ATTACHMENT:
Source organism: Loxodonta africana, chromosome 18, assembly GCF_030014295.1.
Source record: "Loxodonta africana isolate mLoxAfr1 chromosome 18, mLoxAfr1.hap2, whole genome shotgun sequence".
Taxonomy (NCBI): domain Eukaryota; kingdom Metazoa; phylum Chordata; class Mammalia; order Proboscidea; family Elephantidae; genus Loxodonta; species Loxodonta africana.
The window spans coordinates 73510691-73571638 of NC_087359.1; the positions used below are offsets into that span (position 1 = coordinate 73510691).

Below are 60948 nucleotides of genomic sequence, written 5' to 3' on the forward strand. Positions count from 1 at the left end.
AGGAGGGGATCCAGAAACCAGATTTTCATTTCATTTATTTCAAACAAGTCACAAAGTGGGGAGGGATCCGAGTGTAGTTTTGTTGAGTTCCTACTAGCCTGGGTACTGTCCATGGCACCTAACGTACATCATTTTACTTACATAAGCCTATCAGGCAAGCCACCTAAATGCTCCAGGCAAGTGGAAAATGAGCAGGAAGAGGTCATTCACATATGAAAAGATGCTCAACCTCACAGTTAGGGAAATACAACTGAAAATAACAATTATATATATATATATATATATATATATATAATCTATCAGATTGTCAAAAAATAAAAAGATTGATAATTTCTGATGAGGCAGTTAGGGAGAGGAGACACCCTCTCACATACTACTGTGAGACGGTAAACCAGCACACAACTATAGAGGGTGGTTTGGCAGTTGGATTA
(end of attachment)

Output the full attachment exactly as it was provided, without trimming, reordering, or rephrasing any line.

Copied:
Source organism: Loxodonta africana, chromosome 18, assembly GCF_030014295.1.
Source record: "Loxodonta africana isolate mLoxAfr1 chromosome 18, mLoxAfr1.hap2, whole genome shotgun sequence".
Taxonomy (NCBI): domain Eukaryota; kingdom Metazoa; phylum Chordata; class Mammalia; order Proboscidea; family Elephantidae; genus Loxodonta; species Loxodonta africana.
The window spans coordinates 73510691-73571638 of NC_087359.1; the positions used below are offsets into that span (position 1 = coordinate 73510691).

Below are 60948 nucleotides of genomic sequence, written 5' to 3' on the forward strand. Positions count from 1 at the left end.
AGGAGGGGATCCAGAAACCAGATTTTCATTTCATTTATTTCAAACAAGTCACAAAGTGGGGAGGGATCCGAGTGTAGTTTTGTTGAGTTCCTACTAGCCTGGGTACTGTCCATGGCACCTAACGTACATCATTTTACTTACATAAGCCTATCAGGCAAGCCACCTAAATGCTCCAGGCAAGTGGAAAATGAGCAGGAAGAGGTCATTCACATATGAAAAGATGCTCAACCTCACAGTTAGGGAAATACAACTGAAAATAACAATTATATATATATATATATATATATATATATAATCTATCAGATTGTCAAAAAATAAAAAGATTGATAATTTCTGATGAGGCAGTTAGGGAGAGGAGACACCCTCTCACATACTACTGTGAGACGGTAAACCAGCACACAACTATAGAGGGTGGTTTGGCAGTTGGATTA